Andy Landers, former Georgia women’s basketball coach and current caretaker of cows, announced his retirement in mid-March, leaving Georgia women’s basketball not only in search of a new leader but also a new identity.

“When you have been as good as they have been for so many years, you become synonymous with your school and it’s really hard to differentiate Georgia from Andy,” University of Connecticut women’s basketball coach Geno Auriemma said. “If you were talking about Georgia basketball, the conversation always started with Andy. He was unique. In the women’s basketball circles, there just weren’t many guys like him.”

Landers spent 36 seasons developing a program, players and personal relationships with everyone he encountered. He was the Lady Dogs.

Yikes. This is sounding ugly: Illinois women’s basketball assistant coach leaves program under storm of accusations

The Daily Illini obtained letters addressed to Chancellor Wise that were sent by the families of Jacqui Grant, Taylor Tuck and Taylor Gleason, which detailed verbal and emotional abuse on the part of Bollant and Divilbiss.
**
One of the claims made by the letters, which was echoed by Lydia Tuck and LaKeisha Coleman — Amarah Coleman’s mother — was that Bollant and Divilbiss enforced what was called the “Dog Pound.” The “Dog Pound” was the team’s group of nonstarters, and was required to go to extra practices.

“I told him the dog pound is where strays go,” Lydia Tuck said. “It would be different if Illinois’ mascot was Huskies or Wolves.”

Lydia Tuck’s other daughter, Morgan, was a starter for the University of Connecticut women’s basketball team, which won the 2015 National Championship. Lydia said Morgan’s time at UConn has been “night and day different” from what Taylor has experienced at Illinois.

The Hartford Courant has All The News You Need To Get Ready For WNBA Season

From Jayda: Jenny Boucek in ‘natural spot’ as Storm’s coach

Jenny Boucek loves redemption stories.

She can relax on the couch with a glass of wine and freely ride the emotions of a favorite flick such as “Dirty Dancing.” But before you characterize Boucek’s return to head coaching in the WNBA as redeeming, know this is not that. (WHB history note: Remember this and this from Mechelle back in ’09?)

 “It’s not about me at all,” she said of being named the Storm’s fourth coach in the franchise’s 15-year history. Boucek was an assistant in Seattle from 2003-05 and the past five seasons under previous coach Brian Agler.
“People are feeling it is right for me to be here right now, and I feel it’s right, so I’m here,” she said.

Mixed news for the W’s Shock: Glory Johnson absent from Shock training camp, but Riquna Williams back from injury

From the Republican American: Being best takes on new meaning for Taurasi

Shortly after her college career ended, she was selected first overall in the WNBA Draft by the Mercury. That first season she not only won Rookie of the Year honors but was also named to the All-WNBA first team, and then she finished up 2004 by winning an Olympic gold medal and an ESPY for being the best female athlete in the world.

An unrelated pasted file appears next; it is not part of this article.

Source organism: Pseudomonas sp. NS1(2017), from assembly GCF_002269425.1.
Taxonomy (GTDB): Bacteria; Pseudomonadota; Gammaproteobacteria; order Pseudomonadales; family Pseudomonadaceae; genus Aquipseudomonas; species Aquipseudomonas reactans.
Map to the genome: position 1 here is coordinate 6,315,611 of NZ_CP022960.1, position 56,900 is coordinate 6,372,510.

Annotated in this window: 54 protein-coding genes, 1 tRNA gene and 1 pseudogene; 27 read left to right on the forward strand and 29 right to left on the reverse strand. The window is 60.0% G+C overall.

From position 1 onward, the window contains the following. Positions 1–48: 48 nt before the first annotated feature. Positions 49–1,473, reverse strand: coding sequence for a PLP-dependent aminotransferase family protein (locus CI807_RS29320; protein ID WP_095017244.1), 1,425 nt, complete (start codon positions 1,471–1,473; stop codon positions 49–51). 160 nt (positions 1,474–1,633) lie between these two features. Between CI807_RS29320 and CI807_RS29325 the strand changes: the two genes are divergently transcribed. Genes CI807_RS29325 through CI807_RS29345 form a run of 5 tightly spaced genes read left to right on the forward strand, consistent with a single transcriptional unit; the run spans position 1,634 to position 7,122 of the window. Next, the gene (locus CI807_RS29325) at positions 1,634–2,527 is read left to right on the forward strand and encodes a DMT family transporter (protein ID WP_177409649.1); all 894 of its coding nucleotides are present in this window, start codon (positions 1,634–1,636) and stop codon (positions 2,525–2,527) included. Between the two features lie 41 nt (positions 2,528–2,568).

Her career hasn’t slowed down since then. She’s won three WNBA championships (2007, 2009, 2014), two more Olympic gold medals (2008, 2012) and five EuroLeague titles (four with Spartak Moscow, 2007-10; one with EMMC Ekaterinburg, 2013).

“It may sound corny, but from the day I graduated I said, ‘I am going to totally give myself to this, and I want to make sure that at home and around the world everyone knows how good I am,'” Taurasi said. “There was no way I was going to be part-time. I am a full-time basketball player and have been the 10-11 years. I always believed that if you are not playing basketball, you are not getting better.”

Ddd you catch Diana on Grantland?

Cool: Schimmels, McCoughtry part of seminar panel

Former University of Louisville women’s basketball players Angel McCoughtry, Shoni Schimmel and Jude Schimmel will be among the speakers at next Thursday’s Inspiring Women ENERGY Seminar Series at the KFC Yum! Center. The event is hosted by the WNBA’s Atlanta Dream – McCoughtry and Shoni Schimmel’s team.

The luncheon, scheduled from 11:30 a.m. to 1 p.m., is being held in advance of the May 23 WNBA preseason doubleheader at the arena. The topic for the luncheon will be “The Future of Women in Sports Leadership”

Not so cool, as the beat(down) goes on, this time from the Boston Globe: Isiah Thomas, WNBA a disturbing match

Now, the WNBA Board of Governors will decide whether Thomas is ownership material. Asked about the approval process, WNBA president Laurel Richie said the league would “collect background information” on Thomas, but she declined to discuss whether that would include a reexamination of the sexual harassment case. Richie emphasized that she had “great respect for the process and great respect for our Board” and anticipated thoughtful discussions.

That’s the restrained and responsible thing to say. But even with the process barely under way, the right and responsible thing to do is clear: Keep Thomas out of the ownership ranks. 

Arizona Central: Boivin: Just say no to Isiah Thomas, WNBA

No. No. No.

Approval would send a horrible message to young girls who look up to a league that has been groundbreaking in terms of giving female athletes opportunities.

Sexual harassment should be punished.

Not rewarded.

Fox Sports says Phil Jackson reportedly ‘not happy’ with Isiah Thomas’ hiring by Liberty (Though I have a funny feeling it’s more about PHIL’s future, not the message the hiring sends)

I wish some of these “non-ESPN folks” articles would mention the elephant in the room. Blocking Dolan’s idiotic wishes will likely cost the league the New York Liberty…

On the opposite side of the spectrum: Thank you: Retirement awaits for longtime girls sports advocate Marie Sugiyama